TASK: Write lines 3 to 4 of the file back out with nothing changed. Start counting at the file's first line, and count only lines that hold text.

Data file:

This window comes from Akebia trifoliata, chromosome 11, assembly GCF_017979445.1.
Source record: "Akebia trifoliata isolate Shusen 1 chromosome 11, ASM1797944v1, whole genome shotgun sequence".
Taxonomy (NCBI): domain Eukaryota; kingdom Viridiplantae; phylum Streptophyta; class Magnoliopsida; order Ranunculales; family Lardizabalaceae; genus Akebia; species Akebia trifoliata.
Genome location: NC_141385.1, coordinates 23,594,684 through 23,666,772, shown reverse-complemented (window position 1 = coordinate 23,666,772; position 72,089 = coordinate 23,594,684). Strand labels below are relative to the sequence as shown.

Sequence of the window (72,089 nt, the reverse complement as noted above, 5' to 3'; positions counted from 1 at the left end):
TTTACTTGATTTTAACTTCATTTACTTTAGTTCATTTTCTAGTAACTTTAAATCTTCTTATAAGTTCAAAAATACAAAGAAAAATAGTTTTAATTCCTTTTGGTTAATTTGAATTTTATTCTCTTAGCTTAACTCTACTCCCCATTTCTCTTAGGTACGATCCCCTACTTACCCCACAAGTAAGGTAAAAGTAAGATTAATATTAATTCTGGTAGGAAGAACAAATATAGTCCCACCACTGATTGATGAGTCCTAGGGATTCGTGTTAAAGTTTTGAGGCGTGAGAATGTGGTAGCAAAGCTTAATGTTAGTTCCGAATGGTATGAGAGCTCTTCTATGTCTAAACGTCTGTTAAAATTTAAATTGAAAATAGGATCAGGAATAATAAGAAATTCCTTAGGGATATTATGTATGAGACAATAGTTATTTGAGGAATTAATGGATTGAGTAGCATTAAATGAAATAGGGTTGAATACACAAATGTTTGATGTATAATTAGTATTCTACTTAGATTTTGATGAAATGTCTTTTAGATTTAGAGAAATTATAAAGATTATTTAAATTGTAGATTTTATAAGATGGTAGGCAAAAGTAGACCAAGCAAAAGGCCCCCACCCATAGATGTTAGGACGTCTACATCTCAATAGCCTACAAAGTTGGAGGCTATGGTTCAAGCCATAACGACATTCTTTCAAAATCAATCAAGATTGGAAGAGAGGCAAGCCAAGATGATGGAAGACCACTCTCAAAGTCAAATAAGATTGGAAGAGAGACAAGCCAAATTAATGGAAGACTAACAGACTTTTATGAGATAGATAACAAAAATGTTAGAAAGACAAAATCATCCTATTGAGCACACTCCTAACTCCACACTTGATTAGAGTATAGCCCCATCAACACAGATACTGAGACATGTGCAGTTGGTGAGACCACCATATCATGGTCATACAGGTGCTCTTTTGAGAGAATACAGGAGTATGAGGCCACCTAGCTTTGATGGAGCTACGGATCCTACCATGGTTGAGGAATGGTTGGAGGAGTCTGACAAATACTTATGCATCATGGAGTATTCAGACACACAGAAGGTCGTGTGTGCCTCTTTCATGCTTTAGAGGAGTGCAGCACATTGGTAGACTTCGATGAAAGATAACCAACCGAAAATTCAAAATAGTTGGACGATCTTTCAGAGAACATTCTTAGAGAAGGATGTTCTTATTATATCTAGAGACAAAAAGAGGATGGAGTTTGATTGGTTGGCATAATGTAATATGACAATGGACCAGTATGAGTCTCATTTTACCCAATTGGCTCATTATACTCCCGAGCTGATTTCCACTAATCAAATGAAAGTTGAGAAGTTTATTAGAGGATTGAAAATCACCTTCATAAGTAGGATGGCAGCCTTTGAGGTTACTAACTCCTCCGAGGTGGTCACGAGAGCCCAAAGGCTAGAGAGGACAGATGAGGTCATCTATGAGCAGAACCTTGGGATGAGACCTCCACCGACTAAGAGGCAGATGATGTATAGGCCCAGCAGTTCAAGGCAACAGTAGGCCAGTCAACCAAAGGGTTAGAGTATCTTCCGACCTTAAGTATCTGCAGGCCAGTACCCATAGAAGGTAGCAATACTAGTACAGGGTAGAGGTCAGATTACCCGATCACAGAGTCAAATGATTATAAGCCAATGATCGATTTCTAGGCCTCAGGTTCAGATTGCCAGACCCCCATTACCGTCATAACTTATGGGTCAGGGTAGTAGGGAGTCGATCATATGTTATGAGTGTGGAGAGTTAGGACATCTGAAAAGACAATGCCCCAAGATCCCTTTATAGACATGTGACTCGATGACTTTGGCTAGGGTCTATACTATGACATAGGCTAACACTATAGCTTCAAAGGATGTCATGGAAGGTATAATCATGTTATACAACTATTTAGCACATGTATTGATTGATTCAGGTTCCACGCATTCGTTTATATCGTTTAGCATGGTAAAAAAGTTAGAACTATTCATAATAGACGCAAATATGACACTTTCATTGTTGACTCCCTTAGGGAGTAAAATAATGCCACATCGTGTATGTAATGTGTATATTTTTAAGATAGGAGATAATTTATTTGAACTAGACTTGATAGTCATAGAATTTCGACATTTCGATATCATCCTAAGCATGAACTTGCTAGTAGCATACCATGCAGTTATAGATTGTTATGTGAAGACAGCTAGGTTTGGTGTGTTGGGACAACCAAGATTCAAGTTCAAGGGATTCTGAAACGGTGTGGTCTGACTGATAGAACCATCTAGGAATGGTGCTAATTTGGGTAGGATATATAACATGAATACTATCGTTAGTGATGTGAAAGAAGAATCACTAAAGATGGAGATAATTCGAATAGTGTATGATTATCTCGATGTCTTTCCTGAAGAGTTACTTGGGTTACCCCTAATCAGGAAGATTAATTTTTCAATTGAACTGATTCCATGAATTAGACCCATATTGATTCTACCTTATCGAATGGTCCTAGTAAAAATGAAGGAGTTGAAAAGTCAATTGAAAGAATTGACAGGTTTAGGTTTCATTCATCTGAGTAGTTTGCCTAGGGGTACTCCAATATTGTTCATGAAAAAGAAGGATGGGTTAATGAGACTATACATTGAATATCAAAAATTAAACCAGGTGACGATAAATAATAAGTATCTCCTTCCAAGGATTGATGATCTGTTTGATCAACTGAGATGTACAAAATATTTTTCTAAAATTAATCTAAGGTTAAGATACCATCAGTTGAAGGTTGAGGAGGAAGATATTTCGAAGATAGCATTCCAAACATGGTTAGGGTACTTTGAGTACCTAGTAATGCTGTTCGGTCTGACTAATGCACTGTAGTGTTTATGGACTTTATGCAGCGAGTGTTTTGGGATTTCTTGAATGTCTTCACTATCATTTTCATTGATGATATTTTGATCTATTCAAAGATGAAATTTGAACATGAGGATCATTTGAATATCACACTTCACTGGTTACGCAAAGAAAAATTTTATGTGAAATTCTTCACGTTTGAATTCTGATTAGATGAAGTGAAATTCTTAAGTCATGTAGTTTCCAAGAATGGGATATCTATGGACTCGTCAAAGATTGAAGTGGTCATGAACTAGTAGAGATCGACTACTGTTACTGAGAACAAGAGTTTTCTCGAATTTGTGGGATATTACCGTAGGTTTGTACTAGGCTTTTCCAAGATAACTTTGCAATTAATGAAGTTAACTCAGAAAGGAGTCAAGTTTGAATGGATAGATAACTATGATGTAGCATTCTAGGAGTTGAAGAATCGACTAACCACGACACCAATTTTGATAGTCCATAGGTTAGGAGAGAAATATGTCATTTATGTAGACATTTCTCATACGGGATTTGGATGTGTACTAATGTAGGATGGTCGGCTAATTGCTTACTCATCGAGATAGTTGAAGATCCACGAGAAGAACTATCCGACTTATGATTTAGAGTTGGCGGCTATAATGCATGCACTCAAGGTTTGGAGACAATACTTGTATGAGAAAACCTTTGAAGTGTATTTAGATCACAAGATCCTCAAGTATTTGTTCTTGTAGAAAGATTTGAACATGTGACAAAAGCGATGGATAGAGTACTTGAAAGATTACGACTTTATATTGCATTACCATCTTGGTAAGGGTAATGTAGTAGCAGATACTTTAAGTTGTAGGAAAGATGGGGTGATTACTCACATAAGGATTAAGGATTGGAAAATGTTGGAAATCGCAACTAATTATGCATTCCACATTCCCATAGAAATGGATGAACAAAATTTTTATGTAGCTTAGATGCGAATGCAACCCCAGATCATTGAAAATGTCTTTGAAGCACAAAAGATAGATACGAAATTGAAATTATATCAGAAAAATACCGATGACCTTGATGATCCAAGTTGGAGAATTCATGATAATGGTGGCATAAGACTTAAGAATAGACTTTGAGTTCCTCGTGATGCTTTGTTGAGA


Taxonomy (NCBI): domain Eukaryota; kingdom Viridiplantae; phylum Streptophyta; class Magnoliopsida; order Ranunculales; family Lardizabalaceae; genus Akebia; species Akebia trifoliata.
Genome location: NC_141385.1, coordinates 23,594,684 through 23,666,772, shown reverse-complemented (window position 1 = coordinate 23,666,772; position 72,089 = coordinate 23,594,684). Strand labels below are relative to the sequence as shown.